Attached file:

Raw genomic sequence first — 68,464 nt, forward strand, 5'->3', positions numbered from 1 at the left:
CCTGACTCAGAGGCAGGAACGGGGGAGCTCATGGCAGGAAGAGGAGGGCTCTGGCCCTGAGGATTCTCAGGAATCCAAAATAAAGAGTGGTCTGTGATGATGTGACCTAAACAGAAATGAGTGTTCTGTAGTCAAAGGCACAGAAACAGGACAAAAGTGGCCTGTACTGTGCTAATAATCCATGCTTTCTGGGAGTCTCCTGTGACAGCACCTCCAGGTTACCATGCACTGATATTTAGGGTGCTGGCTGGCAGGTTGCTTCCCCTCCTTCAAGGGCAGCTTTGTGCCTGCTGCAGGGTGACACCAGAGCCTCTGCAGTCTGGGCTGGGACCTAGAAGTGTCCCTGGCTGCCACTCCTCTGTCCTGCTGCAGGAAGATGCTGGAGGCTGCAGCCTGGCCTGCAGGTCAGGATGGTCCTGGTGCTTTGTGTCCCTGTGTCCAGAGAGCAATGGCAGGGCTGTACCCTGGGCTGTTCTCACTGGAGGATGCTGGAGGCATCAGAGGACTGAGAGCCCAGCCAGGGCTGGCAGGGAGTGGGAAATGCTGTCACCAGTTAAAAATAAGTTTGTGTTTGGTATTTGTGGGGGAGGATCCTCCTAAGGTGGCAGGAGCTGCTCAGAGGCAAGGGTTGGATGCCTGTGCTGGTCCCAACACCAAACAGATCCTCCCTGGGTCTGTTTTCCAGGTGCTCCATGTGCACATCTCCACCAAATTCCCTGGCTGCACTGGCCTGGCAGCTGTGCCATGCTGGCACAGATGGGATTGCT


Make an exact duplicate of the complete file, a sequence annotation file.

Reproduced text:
Raw genomic sequence first — 68,464 nt, forward strand, 5'->3', positions numbered from 1 at the left:
CCTGACTCAGAGGCAGGAACGGGGGAGCTCATGGCAGGAAGAGGAGGGCTCTGGCCCTGAGGATTCTCAGGAATCCAAAATAAAGAGTGGTCTGTGATGATGTGACCTAAACAGAAATGAGTGTTCTGTAGTCAAAGGCACAGAAACAGGACAAAAGTGGCCTGTACTGTGCTAATAATCCATGCTTTCTGGGAGTCTCCTGTGACAGCACCTCCAGGTTACCATGCACTGATATTTAGGGTGCTGGCTGGCAGGTTGCTTCCCCTCCTTCAAGGGCAGCTTTGTGCCTGCTGCAGGGTGACACCAGAGCCTCTGCAGTCTGGGCTGGGACCTAGAAGTGTCCCTGGCTGCCACTCCTCTGTCCTGCTGCAGGAAGATGCTGGAGGCTGCAGCCTGGCCTGCAGGTCAGGATGGTCCTGGTGCTTTGTGTCCCTGTGTCCAGAGAGCAATGGCAGGGCTGTACCCTGGGCTGTTCTCACTGGAGGATGCTGGAGGCATCAGAGGACTGAGAGCCCAGCCAGGGCTGGCAGGGAGTGGGAAATGCTGTCACCAGTTAAAAATAAGTTTGTGTTTGGTATTTGTGGGGGAGGATCCTCCTAAGGTGGCAGGAGCTGCTCAGAGGCAAGGGTTGGATGCCTGTGCTGGTCCCAACACCAAACAGATCCTCCCTGGGTCTGTTTTCCAGGTGCTCCATGTGCACATCTCCACCAAATTCCCTGGCTGCACTGGCCTGGCAGCTGTGCCATGCTGGCACAGATGGGATTGCT